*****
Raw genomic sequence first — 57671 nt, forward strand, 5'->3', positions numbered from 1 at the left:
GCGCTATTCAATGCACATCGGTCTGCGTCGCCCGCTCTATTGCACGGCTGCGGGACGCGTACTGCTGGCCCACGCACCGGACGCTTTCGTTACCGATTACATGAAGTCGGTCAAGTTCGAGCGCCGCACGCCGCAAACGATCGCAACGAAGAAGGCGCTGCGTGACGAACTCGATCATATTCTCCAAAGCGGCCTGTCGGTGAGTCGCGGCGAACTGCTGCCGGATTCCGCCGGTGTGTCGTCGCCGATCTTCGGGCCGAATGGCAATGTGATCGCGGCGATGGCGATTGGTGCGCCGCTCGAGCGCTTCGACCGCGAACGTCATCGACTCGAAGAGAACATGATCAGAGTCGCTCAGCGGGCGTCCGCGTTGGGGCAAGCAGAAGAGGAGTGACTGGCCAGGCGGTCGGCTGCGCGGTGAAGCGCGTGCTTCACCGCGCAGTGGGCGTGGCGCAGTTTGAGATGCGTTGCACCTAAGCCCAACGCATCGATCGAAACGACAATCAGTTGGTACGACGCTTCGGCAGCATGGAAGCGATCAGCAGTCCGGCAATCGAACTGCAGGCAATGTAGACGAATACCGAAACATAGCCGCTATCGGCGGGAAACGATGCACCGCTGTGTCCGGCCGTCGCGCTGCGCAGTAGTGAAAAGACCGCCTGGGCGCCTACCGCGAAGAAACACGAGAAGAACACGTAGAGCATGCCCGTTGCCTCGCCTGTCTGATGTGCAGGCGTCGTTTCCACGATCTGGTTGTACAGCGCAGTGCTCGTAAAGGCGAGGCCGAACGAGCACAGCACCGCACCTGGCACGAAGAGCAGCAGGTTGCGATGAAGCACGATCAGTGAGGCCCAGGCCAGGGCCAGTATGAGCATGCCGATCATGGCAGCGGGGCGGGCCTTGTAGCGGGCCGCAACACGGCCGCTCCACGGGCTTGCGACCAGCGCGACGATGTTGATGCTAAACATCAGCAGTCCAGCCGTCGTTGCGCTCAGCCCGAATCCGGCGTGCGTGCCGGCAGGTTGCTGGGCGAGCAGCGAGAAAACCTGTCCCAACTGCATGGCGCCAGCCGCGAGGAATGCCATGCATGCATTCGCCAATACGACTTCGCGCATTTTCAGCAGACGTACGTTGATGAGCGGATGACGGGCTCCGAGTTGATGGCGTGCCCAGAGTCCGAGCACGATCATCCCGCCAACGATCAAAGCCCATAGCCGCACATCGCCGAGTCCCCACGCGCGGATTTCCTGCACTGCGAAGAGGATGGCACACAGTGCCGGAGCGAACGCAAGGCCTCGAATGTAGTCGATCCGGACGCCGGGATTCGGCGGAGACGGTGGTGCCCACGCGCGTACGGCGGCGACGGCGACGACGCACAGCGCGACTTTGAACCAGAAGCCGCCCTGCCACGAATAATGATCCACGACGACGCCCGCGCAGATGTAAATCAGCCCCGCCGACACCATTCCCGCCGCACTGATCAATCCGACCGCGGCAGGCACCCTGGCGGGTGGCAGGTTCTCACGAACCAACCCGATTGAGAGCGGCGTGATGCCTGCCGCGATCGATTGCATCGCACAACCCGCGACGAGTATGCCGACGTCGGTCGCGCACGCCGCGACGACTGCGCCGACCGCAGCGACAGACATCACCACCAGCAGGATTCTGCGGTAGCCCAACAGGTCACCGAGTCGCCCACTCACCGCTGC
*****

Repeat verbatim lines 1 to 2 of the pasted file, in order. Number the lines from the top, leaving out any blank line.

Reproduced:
Raw genomic sequence first — 57671 nt, forward strand, 5'->3', positions numbered from 1 at the left:
GCGCTATTCAATGCACATCGGTCTGCGTCGCCCGCTCTATTGCACGGCTGCGGGACGCGTACTGCTGGCCCACGCACCGGACGCTTTCGTTACCGATTACATGAAGTCGGTCAAGTTCGAGCGCCGCACGCCGCAAACGATCGCAACGAAGAAGGCGCTGCGTGACGAACTCGATCATATTCTCCAAAGCGGCCTGTCGGTGAGTCGCGGCGAACTGCTGCCGGATTCCGCCGGTGTGTCGTCGCCGATCTTCGGGCCGAATGGCAATGTGATCGCGGCGATGGCGATTGGTGCGCCGCTCGAGCGCTTCGACCGCGAACGTCATCGACTCGAAGAGAACATGATCAGAGTCGCTCAGCGGGCGTCCGCGTTGGGGCAAGCAGAAGAGGAGTGACTGGCCAGGCGGTCGGCTGCGCGGTGAAGCGCGTGCTTCACCGCGCAGTGGGCGTGGCGCAGTTTGAGATGCGTTGCACCTAAGCCCAACGCATCGATCGAAACGACAATCAGTTGGTACGACGCTTCGGCAGCATGGAAGCGATCAGCAGTCCGGCAATCGAACTGCAGGCAATGTAGACGAATACCGAAACATAGCCGCTATCGGCGGGAAACGATGCACCGCTGTGTCCGGCCGTCGCGCTGCGCAGTAGTGAAAAGACCGCCTGGGCGCCTACCGCGAAGAAACACGAGAAGAACACGTAGAGCATGCCCGTTGCCTCGCCTGTCTGATGTGCAGGCGTCGTTTCCACGATCTGGTTGTACAGCGCAGTGCTCGTAAAGGCGAGGCCGAACGAGCACAGCACCGCACCTGGCACGAAGAGCAGCAGGTTGCGATGAAGCACGATCAGTGAGGCCCAGGCCAGGGCCAGTATGAGCATGCCGATCATGGCAGCGGGGCGGGCCTTGTAGCGGGCCGCAACACGGCCGCTCCACGGGCTTGCGACCAGCGCGACGATGTTGATGCTAAACATCAGCAGTCCAGCCGTCGTTGCGCTCAGCCCGAATCCGGCGTGCGTGCCGGCAGGTTGCTGGGCGAGCAGCGAGAAAACCTGTCCCAACTGCATGGCGCCAGCCGCGAGGAATGCCATGCATGCATTCGCCAATACGACTTCGCGCATTTTCAGCAGACGTACGTTGATGAGCGGATGACGGGCTCCGAGTTGATGGCGTGCCCAGAGTCCGAGCACGATCATCCCGCCAACGATCAAAGCCCATAGCCGCACATCGCCGAGTCCCCACGCGCGGATTTCCTGCACTGCGAAGAGGATGGCACACAGTGCCGGAGCGAACGCAAGGCCTCGAATGTAGTCGATCCGGACGCCGGGATTCGGCGGAGACGGTGGTGCCCACGCGCGTACGGCGGCGACGGCGACGACGCACAGCGCGACTTTGAACCAGAAGCCGCCCTGCCACGAATAATGATCCACGACGACGCCCGCGCAGATGTAAATCAGCCCCGCCGACACCATTCCCGCCGCACTGATCAATCCGACCGCGGCAGGCACCCTGGCGGGTGGCAGGTTCTCACGAACCAACCCGATTGAGAGCGGCGTGATGCCTGCCGCGATCGATTGCATCGCACAACCCGCGACGAGTATGCCGACGTCGGTCGCGCACGCCGCGACGACTGCGCCGACCGCAGCGACAGACATCACCACCAGCAGGATTCTGCGGTAGCCCAACAGGTCACCGAGTCGCCCACTCACCGCTGC